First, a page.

The Historical Network Research community is pleased to announce another event in the HNR Lunch Lectures Series. The next lecture will be on Thursday May 20. Our speaker will be Rachel Midura, assistant Professor of Digital History at Virginia Polytechnic Institute and State University. She collaborates in projects arising from the Stanford Mapping the Republic of Letters Project, such as the Grand Tour Project and Early Modern Mobility Research Group, which critically examine surviving early modern corpora, increasing accessibility and historical knowledge through digital curation and annotation.
Dr. Rachel Midura will join us via Zoom with her lecture entitled “Early Modern Digital Itineraries (EmDigIt): Networks of European Space, 1545-1761” (see abstract below).
Because of the time difference, we decided to turn this lunchlecture into an afternoon tea lecture. The seminar will start at 4:00 pm CET (10 am EST / 3 pm BST) and finish one hour later.
If you would like to participate, please register via Eventbrite. If you have already registered for one of our previous lunch seminars and specified that you want to attend the whole series, then there is no need to register for this event. You will receive a Zoom link by email prior to the lunch lecture.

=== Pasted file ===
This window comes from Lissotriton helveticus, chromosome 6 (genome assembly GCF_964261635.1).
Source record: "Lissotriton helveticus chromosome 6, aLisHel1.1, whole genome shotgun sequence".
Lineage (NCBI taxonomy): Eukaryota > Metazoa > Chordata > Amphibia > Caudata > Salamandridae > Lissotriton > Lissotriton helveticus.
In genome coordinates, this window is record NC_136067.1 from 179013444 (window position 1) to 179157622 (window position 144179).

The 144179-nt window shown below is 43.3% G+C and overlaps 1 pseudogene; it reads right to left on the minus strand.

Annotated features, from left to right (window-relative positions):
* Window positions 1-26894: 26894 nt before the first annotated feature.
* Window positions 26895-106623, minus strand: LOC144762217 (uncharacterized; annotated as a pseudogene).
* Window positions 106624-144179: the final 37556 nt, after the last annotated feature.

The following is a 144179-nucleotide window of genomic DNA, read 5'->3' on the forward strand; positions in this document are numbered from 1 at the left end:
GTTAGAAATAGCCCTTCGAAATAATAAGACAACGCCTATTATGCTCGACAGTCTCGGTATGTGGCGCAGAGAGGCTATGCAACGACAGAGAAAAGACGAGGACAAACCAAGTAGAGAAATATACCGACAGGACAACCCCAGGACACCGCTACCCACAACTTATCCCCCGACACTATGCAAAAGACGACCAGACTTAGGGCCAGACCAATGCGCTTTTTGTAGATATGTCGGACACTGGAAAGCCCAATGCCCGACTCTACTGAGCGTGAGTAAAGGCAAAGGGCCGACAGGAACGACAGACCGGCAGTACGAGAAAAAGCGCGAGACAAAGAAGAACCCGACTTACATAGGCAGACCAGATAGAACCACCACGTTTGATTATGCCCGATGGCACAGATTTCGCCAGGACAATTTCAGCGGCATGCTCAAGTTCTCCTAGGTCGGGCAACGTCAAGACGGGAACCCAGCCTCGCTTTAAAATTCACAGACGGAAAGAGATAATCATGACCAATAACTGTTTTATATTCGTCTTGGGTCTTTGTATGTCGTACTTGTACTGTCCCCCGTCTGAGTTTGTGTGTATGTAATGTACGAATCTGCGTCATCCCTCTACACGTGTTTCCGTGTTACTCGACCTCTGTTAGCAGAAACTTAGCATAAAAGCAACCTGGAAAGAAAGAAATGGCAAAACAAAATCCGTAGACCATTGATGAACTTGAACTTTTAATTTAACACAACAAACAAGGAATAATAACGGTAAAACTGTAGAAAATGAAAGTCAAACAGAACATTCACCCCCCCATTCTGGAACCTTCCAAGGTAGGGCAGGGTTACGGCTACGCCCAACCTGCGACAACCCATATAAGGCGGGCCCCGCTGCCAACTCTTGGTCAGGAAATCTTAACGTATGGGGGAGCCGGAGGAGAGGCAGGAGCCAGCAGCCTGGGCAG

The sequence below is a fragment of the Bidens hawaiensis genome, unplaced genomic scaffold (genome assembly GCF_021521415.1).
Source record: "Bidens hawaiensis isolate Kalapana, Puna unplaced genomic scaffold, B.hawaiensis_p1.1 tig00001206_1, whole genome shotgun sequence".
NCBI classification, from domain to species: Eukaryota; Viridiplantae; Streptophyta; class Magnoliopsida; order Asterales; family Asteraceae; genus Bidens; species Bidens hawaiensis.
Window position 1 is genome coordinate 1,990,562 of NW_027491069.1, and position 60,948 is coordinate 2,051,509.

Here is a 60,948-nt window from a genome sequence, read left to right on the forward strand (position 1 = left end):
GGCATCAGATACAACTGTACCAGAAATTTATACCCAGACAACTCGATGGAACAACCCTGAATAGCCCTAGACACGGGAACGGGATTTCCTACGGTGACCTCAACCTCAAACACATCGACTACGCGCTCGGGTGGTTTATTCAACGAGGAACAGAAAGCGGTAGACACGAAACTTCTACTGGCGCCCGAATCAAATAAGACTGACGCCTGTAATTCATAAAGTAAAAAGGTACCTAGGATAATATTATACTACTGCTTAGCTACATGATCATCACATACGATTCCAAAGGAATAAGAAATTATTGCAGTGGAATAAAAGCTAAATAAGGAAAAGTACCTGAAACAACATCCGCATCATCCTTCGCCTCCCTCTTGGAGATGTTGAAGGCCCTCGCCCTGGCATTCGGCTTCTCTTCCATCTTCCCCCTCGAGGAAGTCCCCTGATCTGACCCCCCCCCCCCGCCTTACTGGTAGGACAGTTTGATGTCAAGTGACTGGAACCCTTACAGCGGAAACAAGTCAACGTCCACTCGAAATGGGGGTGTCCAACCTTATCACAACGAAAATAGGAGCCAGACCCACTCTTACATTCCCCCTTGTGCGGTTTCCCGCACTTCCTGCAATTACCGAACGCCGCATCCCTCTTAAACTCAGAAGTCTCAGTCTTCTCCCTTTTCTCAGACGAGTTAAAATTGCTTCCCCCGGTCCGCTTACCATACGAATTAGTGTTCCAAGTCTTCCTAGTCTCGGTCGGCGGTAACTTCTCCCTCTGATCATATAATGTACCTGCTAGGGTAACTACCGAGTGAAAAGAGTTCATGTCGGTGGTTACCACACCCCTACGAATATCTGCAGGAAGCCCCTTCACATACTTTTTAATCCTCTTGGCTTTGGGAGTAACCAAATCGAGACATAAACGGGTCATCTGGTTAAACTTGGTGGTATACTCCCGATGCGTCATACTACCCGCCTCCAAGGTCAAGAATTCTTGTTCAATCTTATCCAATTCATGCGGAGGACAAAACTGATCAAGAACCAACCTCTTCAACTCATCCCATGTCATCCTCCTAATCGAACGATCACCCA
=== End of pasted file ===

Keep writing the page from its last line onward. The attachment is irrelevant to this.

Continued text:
We hope to welcome you online on May 20! Meanwhile, if you have any questions please contact us at firstname.lastname@example.org.
Aline Deicke and Ingeborg van Vugt
Early Modern Digital Itineraries (EmDigIt): Networks of European Space, 1545-1761
Abstract: From dictionaries to gazetteers, the early modern period was the age of the reference book, with more than 1,600 guides published between 1470 to 1599 alone. Itinerary books structured European conceptualization and navigation of space through the eighteenth century, yet have rarely been studied as a text technology and international knowledge project. The EmDigIt database represents the first attempt at a comprehensive bibliography, and currently consists of eighty-four itinerary books representing over 3,500 unique routes, connecting over 1,500 locations, published and republished over the course of two centuries. The talk will cover applications of Social Network Analysis in a forthcoming article for the Journal of Social History, as well as next steps for the project using the Transkribus text recognition software.